What greater accolade for a design than to be endorsed by Oasis brothers Liam and Noel Gallagher, especially 50 years after it was created? This has been the fate of the Vespa scooter, designed by aeronautical engineer Corradino d’Ascanio in 1946 based on a concept by Enrico Piaggio (see feature, page 13).
The Vespa has always had a high media profile. It made its screen debut in Gregory Peck’s 1953 movie Roman Holiday, and became synonymous with popular post-war Italian style. In the Sixties it found a new cult following in the Mods, who descended on Brighton each August Bank Holiday. And this month is starred in the backdrop to Oasis’ UK concerts. How many marketers would sell their grannies to have their product so favoured?
Fans have no doubt what makes the Vespa a winner, even after all this time. But its enduring popularity begs the question what makes a timeless design? Why, for example, was the Volkswagen Beetle such a hit with the Eighties Yuppies, though designed by Ferdinand Porsche way back in 1937, and why has Alec Issigonis’ Mini not swerved far from fashion in more than 30 years?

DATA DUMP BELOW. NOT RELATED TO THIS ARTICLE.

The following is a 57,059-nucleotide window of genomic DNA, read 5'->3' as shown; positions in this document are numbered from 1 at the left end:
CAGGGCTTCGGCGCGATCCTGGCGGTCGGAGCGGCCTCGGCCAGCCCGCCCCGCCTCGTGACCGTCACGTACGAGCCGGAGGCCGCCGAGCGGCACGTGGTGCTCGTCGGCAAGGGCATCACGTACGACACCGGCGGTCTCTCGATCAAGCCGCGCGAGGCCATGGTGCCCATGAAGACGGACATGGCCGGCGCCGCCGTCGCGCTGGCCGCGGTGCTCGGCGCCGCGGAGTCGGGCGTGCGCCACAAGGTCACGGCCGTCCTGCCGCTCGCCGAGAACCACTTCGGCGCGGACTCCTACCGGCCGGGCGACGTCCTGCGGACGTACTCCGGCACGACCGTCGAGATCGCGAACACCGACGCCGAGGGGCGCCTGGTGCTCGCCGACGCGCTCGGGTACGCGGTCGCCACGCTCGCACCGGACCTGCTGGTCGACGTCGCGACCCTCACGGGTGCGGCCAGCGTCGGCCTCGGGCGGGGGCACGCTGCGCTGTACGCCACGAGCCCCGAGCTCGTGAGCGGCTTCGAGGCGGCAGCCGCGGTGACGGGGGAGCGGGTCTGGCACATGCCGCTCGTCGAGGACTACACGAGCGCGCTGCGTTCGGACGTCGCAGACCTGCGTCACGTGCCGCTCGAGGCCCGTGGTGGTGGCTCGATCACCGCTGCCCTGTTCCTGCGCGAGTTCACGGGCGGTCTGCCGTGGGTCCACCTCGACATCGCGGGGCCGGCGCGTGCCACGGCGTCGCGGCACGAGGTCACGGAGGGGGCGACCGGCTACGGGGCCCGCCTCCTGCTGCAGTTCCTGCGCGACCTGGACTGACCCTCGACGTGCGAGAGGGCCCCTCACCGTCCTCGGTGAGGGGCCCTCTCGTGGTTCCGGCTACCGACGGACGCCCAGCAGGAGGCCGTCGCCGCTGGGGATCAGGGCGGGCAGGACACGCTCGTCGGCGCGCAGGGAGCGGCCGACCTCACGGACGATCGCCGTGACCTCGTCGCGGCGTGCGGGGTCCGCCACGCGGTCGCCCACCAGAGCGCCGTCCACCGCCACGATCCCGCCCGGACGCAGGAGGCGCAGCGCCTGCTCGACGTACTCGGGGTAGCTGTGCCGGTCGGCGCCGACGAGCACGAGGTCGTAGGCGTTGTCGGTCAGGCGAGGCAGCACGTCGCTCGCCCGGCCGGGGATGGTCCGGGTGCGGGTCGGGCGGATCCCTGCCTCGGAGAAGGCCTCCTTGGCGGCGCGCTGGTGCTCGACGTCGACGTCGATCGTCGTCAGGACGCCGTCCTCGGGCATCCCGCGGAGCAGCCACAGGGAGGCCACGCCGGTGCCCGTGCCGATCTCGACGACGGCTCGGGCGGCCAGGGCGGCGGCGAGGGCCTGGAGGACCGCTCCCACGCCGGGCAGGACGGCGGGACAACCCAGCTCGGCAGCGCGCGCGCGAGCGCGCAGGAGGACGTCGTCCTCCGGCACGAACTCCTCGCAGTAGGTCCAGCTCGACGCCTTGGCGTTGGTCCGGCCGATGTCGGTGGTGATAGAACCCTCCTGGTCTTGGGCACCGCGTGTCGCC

All were breakthroughs in their time and are strong on style but highly functional. All have a strong youthful image, and have brought freedom to successive generations. Above all, they’ve all remained available – and at a reasonable price.
Outside transport, you can say the same about the Zippo lighter, Alvar Aalto furniture and the Anglepoise lamp. These aren’t conspicuously linked to youth, but their freshness has made them everyday icons. Again they combine function and elegance, but how many other designs with these attributes have been cast aside?
Predicting what will become a classic is a lottery – would you have tipped the larva lamp to re-emerge as a collectable? But some of today’s products will endure. The Sony Walkman is an obvious choice, but I’d put Priestman Goode’s Cactus radiators, Swatch watches and Nike trainers high on my list. What’s on yours?